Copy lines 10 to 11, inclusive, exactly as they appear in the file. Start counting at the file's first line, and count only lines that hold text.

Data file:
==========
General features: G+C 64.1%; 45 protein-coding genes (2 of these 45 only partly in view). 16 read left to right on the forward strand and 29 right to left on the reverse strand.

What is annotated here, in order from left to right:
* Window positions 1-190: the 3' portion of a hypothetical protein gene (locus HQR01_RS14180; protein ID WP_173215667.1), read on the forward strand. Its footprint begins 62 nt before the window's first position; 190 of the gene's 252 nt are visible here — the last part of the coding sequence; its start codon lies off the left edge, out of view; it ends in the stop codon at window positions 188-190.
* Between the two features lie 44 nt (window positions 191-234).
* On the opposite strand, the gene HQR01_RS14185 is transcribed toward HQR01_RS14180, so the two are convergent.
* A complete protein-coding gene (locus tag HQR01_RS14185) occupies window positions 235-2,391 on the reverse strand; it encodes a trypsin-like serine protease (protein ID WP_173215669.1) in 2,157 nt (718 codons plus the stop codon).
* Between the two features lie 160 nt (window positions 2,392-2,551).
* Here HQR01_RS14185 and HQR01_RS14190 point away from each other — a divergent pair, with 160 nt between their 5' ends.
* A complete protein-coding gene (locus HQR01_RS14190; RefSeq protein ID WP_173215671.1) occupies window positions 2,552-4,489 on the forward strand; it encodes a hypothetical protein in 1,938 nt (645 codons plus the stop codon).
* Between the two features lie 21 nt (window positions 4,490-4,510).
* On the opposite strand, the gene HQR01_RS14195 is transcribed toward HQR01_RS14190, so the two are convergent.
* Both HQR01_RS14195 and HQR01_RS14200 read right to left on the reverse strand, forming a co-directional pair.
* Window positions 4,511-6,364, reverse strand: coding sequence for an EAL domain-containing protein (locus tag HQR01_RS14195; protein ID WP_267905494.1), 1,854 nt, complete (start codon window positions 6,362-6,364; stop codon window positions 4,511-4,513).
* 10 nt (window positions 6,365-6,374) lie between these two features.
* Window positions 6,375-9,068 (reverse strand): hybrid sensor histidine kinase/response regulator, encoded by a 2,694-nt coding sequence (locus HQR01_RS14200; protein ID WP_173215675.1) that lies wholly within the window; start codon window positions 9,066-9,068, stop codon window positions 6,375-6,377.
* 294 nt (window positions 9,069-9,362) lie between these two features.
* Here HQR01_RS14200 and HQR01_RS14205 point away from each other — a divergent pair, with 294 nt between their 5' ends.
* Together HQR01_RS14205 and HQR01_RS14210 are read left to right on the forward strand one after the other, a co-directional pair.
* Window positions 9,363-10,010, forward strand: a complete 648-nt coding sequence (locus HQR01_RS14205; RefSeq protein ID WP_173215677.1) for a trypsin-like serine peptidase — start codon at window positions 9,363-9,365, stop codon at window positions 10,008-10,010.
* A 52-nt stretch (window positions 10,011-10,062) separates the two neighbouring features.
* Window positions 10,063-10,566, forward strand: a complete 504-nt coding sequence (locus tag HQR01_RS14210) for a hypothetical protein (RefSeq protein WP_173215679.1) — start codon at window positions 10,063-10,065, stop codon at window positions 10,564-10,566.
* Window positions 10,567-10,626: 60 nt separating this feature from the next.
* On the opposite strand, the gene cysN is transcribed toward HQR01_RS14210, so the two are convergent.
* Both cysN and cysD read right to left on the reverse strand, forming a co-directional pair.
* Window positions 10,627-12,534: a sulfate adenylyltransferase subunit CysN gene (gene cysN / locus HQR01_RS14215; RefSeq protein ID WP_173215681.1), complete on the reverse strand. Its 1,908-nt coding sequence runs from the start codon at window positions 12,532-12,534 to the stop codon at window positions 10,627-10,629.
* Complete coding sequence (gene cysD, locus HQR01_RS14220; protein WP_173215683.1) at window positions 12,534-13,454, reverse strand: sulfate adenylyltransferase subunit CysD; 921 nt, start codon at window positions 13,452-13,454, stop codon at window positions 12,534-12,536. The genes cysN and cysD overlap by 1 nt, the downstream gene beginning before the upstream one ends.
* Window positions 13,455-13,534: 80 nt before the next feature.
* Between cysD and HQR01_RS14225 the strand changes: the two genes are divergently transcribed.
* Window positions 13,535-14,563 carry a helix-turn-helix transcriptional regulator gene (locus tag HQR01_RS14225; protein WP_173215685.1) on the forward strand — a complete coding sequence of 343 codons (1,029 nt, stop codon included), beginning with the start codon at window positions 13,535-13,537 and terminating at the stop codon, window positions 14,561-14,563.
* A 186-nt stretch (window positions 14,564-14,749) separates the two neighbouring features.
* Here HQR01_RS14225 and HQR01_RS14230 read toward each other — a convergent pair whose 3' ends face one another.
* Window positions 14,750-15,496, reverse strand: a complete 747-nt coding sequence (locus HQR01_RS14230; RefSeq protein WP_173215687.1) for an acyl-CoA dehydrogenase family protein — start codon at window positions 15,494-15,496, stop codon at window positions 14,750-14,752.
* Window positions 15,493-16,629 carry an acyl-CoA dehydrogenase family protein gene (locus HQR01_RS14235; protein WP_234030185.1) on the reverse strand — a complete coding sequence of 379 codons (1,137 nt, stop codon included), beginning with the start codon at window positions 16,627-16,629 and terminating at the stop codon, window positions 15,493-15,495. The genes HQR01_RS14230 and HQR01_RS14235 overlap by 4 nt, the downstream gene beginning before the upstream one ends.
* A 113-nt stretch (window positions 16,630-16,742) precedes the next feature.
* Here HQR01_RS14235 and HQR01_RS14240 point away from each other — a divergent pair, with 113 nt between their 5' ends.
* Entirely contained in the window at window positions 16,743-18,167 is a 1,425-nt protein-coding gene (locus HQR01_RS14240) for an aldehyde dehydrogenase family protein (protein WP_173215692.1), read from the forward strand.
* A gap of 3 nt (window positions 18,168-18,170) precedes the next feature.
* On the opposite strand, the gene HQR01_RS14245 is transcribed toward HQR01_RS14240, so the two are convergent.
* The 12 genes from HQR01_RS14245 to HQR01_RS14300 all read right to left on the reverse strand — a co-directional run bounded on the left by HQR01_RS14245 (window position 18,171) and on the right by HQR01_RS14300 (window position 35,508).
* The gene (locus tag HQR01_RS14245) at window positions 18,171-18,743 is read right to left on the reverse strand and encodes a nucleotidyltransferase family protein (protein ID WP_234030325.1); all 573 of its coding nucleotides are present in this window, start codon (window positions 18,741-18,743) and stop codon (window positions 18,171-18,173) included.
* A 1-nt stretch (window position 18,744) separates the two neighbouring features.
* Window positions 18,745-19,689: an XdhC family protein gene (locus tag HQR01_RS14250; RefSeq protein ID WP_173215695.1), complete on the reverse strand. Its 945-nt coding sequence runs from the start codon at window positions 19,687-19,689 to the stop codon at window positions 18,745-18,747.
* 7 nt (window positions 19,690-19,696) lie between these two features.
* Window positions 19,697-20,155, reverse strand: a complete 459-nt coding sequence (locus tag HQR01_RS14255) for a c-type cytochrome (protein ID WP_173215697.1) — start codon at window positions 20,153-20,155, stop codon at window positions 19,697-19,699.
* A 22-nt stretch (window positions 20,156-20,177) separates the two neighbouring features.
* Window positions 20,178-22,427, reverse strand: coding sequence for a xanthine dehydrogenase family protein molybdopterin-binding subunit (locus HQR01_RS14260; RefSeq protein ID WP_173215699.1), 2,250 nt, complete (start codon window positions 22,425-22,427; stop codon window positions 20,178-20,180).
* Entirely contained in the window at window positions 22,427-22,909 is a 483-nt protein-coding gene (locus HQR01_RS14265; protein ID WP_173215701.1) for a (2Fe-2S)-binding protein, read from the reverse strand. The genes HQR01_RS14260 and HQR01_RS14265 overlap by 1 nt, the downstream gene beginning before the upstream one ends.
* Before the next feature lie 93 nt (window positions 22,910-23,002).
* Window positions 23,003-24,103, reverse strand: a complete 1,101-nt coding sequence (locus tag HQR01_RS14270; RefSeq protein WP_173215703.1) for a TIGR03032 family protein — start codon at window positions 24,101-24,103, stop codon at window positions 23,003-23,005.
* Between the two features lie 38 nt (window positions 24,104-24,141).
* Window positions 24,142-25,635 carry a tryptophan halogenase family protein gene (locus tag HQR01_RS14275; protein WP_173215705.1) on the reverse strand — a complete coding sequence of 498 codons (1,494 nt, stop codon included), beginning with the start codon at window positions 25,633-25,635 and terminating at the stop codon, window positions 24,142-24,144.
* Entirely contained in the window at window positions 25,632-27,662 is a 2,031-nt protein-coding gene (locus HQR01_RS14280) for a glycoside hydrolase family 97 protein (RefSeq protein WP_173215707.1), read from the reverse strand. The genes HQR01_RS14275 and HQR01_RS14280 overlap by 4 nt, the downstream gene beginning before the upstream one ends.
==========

* Between the two features lie 21 nt (window positions 4,490-4,510).
* On the opposite strand, the gene HQR01_RS14195 is transcribed toward HQR01_RS14190, so the two are convergent.